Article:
Fake apologies ask us to pretend that prejudices are shed as easily as coats
Recently, Charlotte Lucas – co-founder of Lucas Oil, the corporate namesake of the Indianapolis Colts’ football stadium — took to her Facebook account to comment on unchecked minority rule in America. “I’m sick and tired of minorities running our country!” her post began. Perhaps sensing that the phrase “our country” leaves some room for interpretation of proprietorship, Lucas helpfully clarified to whom she believes America does not belong:
“As far as I’m concerned, I don’t think that atheists (minority), muslims (minority) n [sic] or any other minority group has [sic] the right to tell the majority of the people in the United States what they can and cannot do here. Is everyone so scared that they can’t fight back for what is right or wrong with his [sic] country?”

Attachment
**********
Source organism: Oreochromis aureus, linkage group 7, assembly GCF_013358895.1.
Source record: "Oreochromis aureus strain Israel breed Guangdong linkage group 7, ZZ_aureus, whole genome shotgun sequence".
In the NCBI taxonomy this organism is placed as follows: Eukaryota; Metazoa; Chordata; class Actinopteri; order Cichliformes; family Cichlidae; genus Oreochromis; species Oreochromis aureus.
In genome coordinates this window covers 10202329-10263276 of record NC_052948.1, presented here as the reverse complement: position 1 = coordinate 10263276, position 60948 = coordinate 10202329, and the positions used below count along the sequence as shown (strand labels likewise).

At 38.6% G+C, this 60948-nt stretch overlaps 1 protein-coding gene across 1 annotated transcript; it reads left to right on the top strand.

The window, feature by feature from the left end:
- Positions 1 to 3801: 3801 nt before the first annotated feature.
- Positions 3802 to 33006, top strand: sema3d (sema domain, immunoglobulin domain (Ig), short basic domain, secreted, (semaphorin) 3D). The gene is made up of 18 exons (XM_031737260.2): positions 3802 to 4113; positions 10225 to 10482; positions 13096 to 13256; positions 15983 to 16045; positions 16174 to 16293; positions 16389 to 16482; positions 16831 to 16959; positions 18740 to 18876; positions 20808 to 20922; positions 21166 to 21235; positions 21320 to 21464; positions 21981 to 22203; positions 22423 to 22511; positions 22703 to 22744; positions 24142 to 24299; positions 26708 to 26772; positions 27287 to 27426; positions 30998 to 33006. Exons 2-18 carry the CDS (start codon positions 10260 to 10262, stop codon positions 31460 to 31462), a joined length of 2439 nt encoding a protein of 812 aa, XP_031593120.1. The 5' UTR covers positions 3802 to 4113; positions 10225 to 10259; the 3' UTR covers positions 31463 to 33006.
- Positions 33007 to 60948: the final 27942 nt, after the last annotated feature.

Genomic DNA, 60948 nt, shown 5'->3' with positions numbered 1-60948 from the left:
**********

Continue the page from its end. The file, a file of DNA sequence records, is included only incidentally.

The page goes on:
A few days later, Forrest Lucas, co-owner of Lucas Oil and Charlotte’s husband, took out a full-page ad in The Indianapolis Starto again apologize for his wife’s rant. “She has issued an apology with the hope that it will be accepted as sincere,” the open letter stated. “The reality is that the message posted on Charlotte’s Facebook page does not reflect the feelings in her heart.”
And scene. That is to say, at this point, even the least imaginative among us could have scripted this procession of events, so familiar are we with the story arc. With her apology, Lucas joins a less than esteemed – but ever expanding – group of public figures who havemade inflammatory and often straight-up offensive remarks, only to issue apologies within days and, not infrequently, hours.